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Phloem Necrosis of Elms: Symptoms and Histopathological Observations in Tolerant Hosts. E. J. Braun, Graduate research assistant, Department of Plant Pathology, Cornell University, Ithaca, NY 14853, Current address of senior author: Department of Botany and Plant Pathology, Iowa State University, Ames 50011; W. A. Sinclair, professor, Department of Plant Pathology, Cornell University, Ithaca, NY 14853. Phytopathology 69:354-358. Accepted for publication 10 October 1978. Copyright 1979 The American Phytopathological Society. DOI: 10.1094/Phyto-69-354.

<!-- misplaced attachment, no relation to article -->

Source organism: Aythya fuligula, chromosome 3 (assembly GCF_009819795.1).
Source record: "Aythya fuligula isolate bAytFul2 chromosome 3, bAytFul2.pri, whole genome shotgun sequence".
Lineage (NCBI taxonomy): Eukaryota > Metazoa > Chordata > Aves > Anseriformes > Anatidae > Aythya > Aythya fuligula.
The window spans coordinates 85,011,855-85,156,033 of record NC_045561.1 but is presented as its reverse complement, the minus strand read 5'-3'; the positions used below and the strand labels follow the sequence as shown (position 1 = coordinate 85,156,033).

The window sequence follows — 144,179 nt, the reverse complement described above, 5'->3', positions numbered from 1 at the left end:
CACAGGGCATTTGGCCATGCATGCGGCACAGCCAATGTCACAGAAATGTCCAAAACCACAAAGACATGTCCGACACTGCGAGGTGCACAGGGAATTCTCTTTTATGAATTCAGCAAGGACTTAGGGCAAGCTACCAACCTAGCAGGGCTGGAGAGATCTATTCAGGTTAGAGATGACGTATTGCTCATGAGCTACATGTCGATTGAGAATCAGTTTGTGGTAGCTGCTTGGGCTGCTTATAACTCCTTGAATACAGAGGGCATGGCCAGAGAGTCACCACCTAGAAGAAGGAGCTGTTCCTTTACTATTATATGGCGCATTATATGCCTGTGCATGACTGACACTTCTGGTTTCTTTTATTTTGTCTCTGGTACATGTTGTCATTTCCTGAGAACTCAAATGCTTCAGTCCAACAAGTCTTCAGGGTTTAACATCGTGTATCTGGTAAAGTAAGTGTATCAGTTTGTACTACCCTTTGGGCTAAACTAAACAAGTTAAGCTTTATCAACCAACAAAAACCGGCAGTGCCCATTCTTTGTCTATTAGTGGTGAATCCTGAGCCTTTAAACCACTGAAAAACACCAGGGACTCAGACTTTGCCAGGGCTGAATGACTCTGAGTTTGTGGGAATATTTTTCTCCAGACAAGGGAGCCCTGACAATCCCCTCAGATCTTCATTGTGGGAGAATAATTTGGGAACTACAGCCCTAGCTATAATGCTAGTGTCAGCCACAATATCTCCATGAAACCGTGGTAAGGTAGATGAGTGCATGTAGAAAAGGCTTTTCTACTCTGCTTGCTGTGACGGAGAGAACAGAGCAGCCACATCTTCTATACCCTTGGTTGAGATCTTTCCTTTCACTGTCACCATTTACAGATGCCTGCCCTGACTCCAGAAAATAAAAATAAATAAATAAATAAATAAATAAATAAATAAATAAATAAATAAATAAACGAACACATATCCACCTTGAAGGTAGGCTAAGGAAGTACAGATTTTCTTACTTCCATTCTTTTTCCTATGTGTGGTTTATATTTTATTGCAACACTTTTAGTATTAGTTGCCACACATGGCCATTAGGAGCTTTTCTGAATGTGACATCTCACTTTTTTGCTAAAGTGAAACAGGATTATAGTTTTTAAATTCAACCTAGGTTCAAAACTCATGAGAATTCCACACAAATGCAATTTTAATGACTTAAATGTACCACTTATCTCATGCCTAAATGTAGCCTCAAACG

The agent of phloem necrosis (PN), a lethal disease of elms indigenous to North America, was transmitted among five elm species by grafting. Infected Ulmus americana and U. rubra died, U. laevis showed chlorosis and epinasty, and U. carpinifolia and U. parvifolia produced witches brooms. The PN agent was transmitted by dodder (Cuscuta epithymum) from U. americana and U. parvifolia to periwinkle (Catharanthus roseus), which became broomed, stunted, and chlorotic. Mycoplasmalike organisms (MLO), not found in control plants, occurred in phloem sieve tubes of symptomatic elms and periwinkle. MLO were more easily found in tolerant species than in those killed by PN and were most conspicuous in witches brooms. In a test of the hypothesis that PN-resistant roots could protect susceptible scions, rootstocks of U. pumila did not prevent death of graft-inoculated U. rubra. In histological comparisons of healthy and infected U. parvifolia, secondary phloem of infected main stems appeared normal except for MLO. In witches brooms, however, the midribs of leaves contained a thicker band of secondary phloem than was seen in leaves from healthy trees. Collapsed sieve elements, scattered throughout this phloem, were more numerous in infected than in healthy samples.